Martin, Bobby and the will to change

Martin, Bobby and the will to change
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In this last year of civil rights remembrances of 50 years past, it’s time to remember that the times again are extraordinary, and Americans need an attorney general who can grow in the job. President TrumpDonald TrumpTrump vows 'No more money for RINOS,' instead encouraging donations to his PAC Federal judge rules 'QAnon shaman' too dangerous to be released from jail Pelosi says Capitol riot was one of the most difficult moments of her career MORE’s nominee, William Barr, held the position from 1991 to 1993 under President George H.W. Bush. Then, he encouraged more incarceration, not less, and showed little sensitivity to civil rights issues.

It is almost forgotten now, but Bobby Kennedy once was like this in many important ways. As attorney general under his brother, President John F. Kennedy, he went after people — the right ones — like a rabid dog. But his main targets were corrupt Teamsters Union and Mafia bosses, then violent forces. The problem with Kennedy was that he saw civil rights movement protesters not as patriots who deserved White House protection, but as nuisances rudely interrupting his brother’s foreign policy agenda. He saw them as people to be contained, not understood.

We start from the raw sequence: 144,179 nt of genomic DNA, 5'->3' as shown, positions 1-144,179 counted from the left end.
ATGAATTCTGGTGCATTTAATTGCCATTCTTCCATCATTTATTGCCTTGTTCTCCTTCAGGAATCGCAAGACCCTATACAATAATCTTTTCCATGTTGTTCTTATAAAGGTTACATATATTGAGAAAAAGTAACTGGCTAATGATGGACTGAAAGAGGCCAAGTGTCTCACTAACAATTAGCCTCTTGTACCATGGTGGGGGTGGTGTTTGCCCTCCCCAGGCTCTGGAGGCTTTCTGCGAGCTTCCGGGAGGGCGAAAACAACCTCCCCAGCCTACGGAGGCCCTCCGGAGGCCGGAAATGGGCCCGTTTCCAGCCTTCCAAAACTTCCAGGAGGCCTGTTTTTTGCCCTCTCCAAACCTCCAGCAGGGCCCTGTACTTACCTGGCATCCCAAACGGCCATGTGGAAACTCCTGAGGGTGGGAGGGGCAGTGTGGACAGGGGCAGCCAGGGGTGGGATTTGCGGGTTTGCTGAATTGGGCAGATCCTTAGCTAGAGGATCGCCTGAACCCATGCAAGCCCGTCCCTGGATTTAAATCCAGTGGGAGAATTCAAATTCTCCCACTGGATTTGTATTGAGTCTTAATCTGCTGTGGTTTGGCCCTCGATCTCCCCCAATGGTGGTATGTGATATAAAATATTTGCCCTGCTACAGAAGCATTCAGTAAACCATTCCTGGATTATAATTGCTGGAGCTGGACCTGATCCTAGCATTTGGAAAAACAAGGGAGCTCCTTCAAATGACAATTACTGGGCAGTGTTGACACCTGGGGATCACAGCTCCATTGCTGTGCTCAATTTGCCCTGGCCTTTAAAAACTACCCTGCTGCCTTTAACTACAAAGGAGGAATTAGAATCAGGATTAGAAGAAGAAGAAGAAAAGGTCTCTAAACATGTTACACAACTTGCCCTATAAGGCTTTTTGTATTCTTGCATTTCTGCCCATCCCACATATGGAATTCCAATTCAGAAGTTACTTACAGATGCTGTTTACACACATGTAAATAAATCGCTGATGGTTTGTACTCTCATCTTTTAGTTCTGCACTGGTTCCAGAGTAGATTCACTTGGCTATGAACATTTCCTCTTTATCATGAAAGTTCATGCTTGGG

Martin Luther King was one of those irritants. As a 1960 Democratic presidential candidate, it was John F. Kennedy’s phone call to Georgia Gov. Ernest Vandiver, to make sure that a jailed King was not abused by prison authorities, that earned JFK the crucial black vote. But in the White House, the Kennedys needed the support of white Southern Democrats — then called “Dixiecrats” — and, therefore, viewed the evils of segregation as a regional social problem, not a series of never-ending human rights abuses that spat upon the U.S. Constitution.

So in May 1963, Kennedy asked for a private meeting in New York City with some black artists and leaders. Writers James Baldwin and Lorraine Hansberry, singers Harry Belafonte and Lena Horne, and a small number of grassroots organizers attended. Kennedy hoped he could get the group on his side and spur it to convince King and other established civil rights leaders off the administration’s back.